for bilayer graphene. The planar average and band structures are plotted with respect to the energy in the vacuum ∞, here set to zero for convenience. (b) Ab initio DFT calculated work function, S, as a

function of doping concentration n, for multilayers graphene obtained from Eq. (1). The vertical dashed line indicates a doping value of n= −4.5 × 1012cm−2for which we found the best agreement with the

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≈4.23 eV. Assuming that (− d) is independent of the

doping:

S≈ (d − F)+ 4.23 eV. (3)

The comparison between Figs.5(b)and5(c)[i.e., Eqs. (2) and (3)] shows that the approximated expression [Eq. (3)] well reproduces the doping dependence of the work function for single-layer graphene. For the largest values of n considered in Fig. 5(c), the error in the work function difference with respect to n= 0 is around 4%. Equation (3) also reasonably reproduces the doping dependence of the work function for bilayer graphene, even if in this case the error is increased with respect to single-layer, being around 30%. In single- and bilayer graphene, the work function is thus mainly determined by the Fermi level shift with respect to the Dirac point as a function of the charge density, justifying the analysis of Yu

et al.23 Our findings also explain andependence of 

S on

the charge density for the single layer, and a linear dependence on n for the double layer. Indeed, for the single layer

d− F = −sign(n)

π¯hvF



|n|, (4)

and for the biayer

d− F = − π¯h2n

2m1

, (5)

where vF is the Fermi velocity and m1 is the effective mass. Moreover, in our DFT calculations charges are adsorbed from the bottom of the system. However, in the case of single- and bilayer graphene, we have shown that the major effect which determines the work function variation is the Fermi level shift with respect to the Dirac point, i.e., the total doping charge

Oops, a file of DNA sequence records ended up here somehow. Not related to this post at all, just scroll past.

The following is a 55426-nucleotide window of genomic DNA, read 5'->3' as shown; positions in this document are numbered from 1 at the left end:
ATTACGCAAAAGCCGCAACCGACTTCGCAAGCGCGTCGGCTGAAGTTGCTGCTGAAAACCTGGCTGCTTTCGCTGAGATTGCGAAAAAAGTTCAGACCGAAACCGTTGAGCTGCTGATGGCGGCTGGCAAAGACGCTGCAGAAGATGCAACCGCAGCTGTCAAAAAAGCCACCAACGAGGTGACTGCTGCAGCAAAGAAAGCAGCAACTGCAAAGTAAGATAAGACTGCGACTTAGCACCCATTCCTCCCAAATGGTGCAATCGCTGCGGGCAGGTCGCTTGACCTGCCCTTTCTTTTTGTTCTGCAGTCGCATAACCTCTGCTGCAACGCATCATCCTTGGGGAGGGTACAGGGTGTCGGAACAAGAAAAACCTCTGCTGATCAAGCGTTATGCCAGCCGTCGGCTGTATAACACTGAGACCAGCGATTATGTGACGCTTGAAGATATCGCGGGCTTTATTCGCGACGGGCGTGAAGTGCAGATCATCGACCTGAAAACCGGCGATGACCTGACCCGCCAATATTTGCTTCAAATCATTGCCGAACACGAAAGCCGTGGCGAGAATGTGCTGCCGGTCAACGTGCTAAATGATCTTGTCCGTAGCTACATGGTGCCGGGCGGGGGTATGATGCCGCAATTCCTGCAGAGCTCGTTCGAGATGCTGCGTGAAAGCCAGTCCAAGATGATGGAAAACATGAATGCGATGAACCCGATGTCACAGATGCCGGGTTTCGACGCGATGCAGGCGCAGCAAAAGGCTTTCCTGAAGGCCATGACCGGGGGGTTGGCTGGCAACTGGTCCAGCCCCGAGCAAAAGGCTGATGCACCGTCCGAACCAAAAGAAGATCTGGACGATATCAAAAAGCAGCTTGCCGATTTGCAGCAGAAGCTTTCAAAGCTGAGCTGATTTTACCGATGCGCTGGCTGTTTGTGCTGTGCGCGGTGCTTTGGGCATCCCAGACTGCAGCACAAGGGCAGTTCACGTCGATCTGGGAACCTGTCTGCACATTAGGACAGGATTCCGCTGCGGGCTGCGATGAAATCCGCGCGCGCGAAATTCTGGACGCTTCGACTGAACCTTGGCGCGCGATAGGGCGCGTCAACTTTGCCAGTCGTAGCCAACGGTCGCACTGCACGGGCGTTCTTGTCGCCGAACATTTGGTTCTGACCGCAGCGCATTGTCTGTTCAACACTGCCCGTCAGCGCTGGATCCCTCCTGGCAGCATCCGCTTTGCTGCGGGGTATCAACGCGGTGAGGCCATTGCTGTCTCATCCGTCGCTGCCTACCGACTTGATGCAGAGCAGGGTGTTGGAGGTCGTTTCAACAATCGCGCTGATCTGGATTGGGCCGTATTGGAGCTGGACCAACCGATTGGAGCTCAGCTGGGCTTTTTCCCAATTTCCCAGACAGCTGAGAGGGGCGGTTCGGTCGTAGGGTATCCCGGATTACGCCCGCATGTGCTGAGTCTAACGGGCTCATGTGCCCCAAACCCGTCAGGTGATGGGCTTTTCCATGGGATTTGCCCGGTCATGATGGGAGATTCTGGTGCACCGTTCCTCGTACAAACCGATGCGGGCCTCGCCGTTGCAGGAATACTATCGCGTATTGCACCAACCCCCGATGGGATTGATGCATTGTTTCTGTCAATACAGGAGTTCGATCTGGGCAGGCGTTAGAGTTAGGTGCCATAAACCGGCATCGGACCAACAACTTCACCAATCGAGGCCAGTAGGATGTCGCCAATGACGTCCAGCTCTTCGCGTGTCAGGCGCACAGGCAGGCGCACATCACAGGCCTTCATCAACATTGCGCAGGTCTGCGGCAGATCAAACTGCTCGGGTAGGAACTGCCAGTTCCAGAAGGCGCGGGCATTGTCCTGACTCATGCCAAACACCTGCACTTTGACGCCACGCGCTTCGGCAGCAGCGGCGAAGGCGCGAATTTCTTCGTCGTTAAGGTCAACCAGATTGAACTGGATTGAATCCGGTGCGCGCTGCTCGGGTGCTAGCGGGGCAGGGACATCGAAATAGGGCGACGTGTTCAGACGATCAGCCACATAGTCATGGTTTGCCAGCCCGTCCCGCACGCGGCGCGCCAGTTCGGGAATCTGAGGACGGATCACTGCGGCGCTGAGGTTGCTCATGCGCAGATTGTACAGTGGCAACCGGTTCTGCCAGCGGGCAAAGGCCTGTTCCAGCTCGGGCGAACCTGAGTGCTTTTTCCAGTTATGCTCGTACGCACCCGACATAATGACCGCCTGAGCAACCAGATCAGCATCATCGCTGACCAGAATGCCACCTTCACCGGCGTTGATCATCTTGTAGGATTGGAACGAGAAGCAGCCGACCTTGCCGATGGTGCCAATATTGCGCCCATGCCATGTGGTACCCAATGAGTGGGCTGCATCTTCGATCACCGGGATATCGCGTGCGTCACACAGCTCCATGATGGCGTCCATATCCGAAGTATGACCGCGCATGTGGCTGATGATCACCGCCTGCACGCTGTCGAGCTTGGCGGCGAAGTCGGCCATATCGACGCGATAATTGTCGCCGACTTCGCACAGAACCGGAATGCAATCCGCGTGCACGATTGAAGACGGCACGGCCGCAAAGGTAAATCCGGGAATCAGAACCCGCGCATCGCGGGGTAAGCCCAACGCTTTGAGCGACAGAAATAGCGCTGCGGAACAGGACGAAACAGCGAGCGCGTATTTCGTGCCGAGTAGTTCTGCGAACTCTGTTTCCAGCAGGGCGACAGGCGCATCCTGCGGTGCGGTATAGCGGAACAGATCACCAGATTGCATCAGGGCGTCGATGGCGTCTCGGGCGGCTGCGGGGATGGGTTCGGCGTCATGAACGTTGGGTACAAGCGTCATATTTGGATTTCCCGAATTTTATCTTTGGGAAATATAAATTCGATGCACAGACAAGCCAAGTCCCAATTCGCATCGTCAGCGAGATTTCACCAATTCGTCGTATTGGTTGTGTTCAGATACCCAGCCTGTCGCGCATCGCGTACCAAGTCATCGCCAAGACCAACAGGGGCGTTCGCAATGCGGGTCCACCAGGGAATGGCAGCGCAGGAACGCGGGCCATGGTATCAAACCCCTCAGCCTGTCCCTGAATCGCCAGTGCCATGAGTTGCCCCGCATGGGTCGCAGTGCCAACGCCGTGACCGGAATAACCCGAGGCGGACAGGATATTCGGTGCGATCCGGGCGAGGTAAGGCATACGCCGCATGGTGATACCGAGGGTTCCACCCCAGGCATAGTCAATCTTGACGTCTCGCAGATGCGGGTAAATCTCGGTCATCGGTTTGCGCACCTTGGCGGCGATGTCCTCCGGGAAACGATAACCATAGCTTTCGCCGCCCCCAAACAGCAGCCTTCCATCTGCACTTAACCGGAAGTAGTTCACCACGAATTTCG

n, while the Dirac point shift with respect to the vacuum is negligible. Therefore, from this decomposition, we conclude that in the case of single- and bilayer graphene the work function results to be independent of whether such charge is adsorbed from the top or the bottom of the system. For more than two layers, the error in the work function difference with respect to zero doping (n= 0) becomes larger than in bilayer graphene when using Eq. (3) and, therefore, the work function cannot be interpreted as a simple shift in the Fermi energy. In particular, one can notice that for a large number of layers the work function variation with n is negligible [Fig. 5(b)], because the graphene layers screen the electric field on the bottom side of the sample. This screening is neglected in Eq. (3) and therefore, for the comparison with experimental results, we have used the work function values as calculated in Eq. (1) and shown in Fig.5(b).